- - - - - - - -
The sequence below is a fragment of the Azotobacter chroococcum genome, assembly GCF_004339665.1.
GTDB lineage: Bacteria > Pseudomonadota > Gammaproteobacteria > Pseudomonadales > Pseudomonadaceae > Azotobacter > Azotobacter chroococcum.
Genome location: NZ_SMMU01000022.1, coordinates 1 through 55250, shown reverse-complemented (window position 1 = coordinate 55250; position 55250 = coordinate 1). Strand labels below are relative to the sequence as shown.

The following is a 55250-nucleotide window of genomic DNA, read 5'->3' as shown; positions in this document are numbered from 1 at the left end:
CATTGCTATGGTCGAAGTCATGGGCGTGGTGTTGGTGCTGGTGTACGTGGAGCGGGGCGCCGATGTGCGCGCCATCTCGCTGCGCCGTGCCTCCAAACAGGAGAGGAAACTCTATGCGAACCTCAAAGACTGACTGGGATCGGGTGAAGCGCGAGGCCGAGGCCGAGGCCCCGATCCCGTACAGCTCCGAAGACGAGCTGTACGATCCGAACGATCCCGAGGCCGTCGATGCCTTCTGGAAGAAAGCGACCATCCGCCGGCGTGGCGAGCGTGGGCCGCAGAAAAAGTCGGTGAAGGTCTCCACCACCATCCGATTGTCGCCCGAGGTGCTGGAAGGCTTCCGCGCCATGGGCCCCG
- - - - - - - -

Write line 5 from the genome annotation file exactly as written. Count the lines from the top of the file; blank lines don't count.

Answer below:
CATTGCTATGGTCGAAGTCATGGGCGTGGTGTTGGTGCTGGTGTACGTGGAGCGGGGCGCCGATGTGCGCGCCATCTCGCTGCGCCGTGCCTCCAAACAGGAGAGGAAACTCTATGCGAACCTCAAAGACTGACTGGGATCGGGTGAAGCGCGAGGCCGAGGCCGAGGCCCCGATCCCGTACAGCTCCGAAGACGAGCTGTACGATCCGAACGATCCCGAGGCCGTCGATGCCTTCTGGAAGAAAGCGACCATCCGCCGGCGTGGCGAGCGTGGGCCGCAGAAAAAGTCGGTGAAGGTCTCCACCACCATCCGATTGTCGCCCGAGGTGCTGGAAGGCTTCCGCGCCATGGGCCCCG